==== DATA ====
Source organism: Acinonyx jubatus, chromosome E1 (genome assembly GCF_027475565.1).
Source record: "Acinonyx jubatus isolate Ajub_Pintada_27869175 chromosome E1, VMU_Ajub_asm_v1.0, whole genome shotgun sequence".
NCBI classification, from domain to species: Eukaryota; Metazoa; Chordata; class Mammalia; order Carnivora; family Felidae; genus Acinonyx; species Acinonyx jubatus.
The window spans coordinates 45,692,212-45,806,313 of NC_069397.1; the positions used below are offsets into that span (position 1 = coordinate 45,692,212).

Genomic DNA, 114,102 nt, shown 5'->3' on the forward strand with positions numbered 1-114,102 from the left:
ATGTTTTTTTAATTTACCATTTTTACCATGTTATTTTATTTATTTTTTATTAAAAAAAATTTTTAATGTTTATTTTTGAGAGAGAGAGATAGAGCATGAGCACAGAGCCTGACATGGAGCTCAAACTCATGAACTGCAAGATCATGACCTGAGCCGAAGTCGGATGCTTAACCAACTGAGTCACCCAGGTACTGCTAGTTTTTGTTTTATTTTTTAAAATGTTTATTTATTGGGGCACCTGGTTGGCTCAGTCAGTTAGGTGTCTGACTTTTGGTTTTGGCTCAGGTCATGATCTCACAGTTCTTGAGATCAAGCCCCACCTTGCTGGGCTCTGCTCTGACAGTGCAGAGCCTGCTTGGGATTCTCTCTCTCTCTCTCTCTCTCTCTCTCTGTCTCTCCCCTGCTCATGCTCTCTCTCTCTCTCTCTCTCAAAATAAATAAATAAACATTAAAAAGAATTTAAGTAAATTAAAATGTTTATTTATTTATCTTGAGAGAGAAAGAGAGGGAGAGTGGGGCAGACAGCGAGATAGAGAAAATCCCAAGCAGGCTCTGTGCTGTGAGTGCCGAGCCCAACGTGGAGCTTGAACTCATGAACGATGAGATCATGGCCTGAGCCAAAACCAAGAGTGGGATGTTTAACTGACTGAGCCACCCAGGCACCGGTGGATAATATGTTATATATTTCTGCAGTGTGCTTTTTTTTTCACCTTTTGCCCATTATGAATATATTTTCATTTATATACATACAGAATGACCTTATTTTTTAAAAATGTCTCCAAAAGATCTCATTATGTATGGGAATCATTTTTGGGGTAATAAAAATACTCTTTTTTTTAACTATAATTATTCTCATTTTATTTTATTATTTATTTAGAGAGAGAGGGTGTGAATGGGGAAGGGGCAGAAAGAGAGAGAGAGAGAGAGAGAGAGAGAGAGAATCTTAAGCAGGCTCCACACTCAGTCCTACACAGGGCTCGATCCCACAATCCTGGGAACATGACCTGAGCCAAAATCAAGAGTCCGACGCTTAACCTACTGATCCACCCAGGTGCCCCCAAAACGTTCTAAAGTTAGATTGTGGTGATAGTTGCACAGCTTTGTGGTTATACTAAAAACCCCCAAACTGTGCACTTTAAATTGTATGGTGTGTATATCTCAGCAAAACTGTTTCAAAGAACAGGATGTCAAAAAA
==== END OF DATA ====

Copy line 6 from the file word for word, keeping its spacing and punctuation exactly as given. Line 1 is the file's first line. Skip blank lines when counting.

ATGTTTTTTTAATTTACCATTTTTACCATGTTATTTTATTTATTTTTTATTAAAAAAAATTTTTAATGTTTATTTTTGAGAGAGAGAGATAGAGCATGAGCACAGAGCCTGACATGGAGCTCAAACTCATGAACTGCAAGATCATGACCTGAGCCGAAGTCGGATGCTTAACCAACTGAGTCACCCAGGTACTGCTAGTTTTTGTTTTATTTTTTAAAATGTTTATTTATTGGGGCACCTGGTTGGCTCAGTCAGTTAGGTGTCTGACTTTTGGTTTTGGCTCAGGTCATGATCTCACAGTTCTTGAGATCAAGCCCCACCTTGCTGGGCTCTGCTCTGACAGTGCAGAGCCTGCTTGGGATTCTCTCTCTCTCTCTCTCTCTCTCTCTCTGTCTCTCCCCTGCTCATGCTCTCTCTCTCTCTCTCTCTCAAAATAAATAAATAAACATTAAAAAGAATTTAAGTAAATTAAAATGTTTATTTATTTATCTTGAGAGAGAAAGAGAGGGAGAGTGGGGCAGACAGCGAGATAGAGAAAATCCCAAGCAGGCTCTGTGCTGTGAGTGCCGAGCCCAACGTGGAGCTTGAACTCATGAACGATGAGATCATGGCCTGAGCCAAAACCAAGAGTGGGATGTTTAACTGACTGAGCCACCCAGGCACCGGTGGATAATATGTTATATATTTCTGCAGTGTGCTTTTTTTTTCACCTTTTGCCCATTATGAATATATTTTCATTTATATACATACAGAATGACCTTATTTTTTAAAAATGTCTCCAAAAGATCTCATTATGTATGGGAATCATTTTTGGGGTAATAAAAATACTCTTTTTTTTAACTATAATTATTCTCATTTTATTTTATTATTTATTTAGAGAGAGAGGGTGTGAATGGGGAAGGGGCAGAAAGAGAGAGAGAGAGAGAGAGAGAGAGAGAGAATCTTAAGCAGGCTCCACACTCAGTCCTACACAGGGCTCGATCCCACAATCCTGGGAACATGACCTGAGCCAAAATCAAGAGTCCGACGCTTAACCTACTGATCCACCCAGGTGCCCCCAAAACGTTCTAAAGTTAGATTGTGGTGATAGTTGCACAGCTTTGTGGTTATACTAAAAACCCCCAAACTGTGCACTTTAAATTGTATGGTGTGTATATCTCAGCAAAACTGTTTCAAAGAACAGGATGTCAAAAAA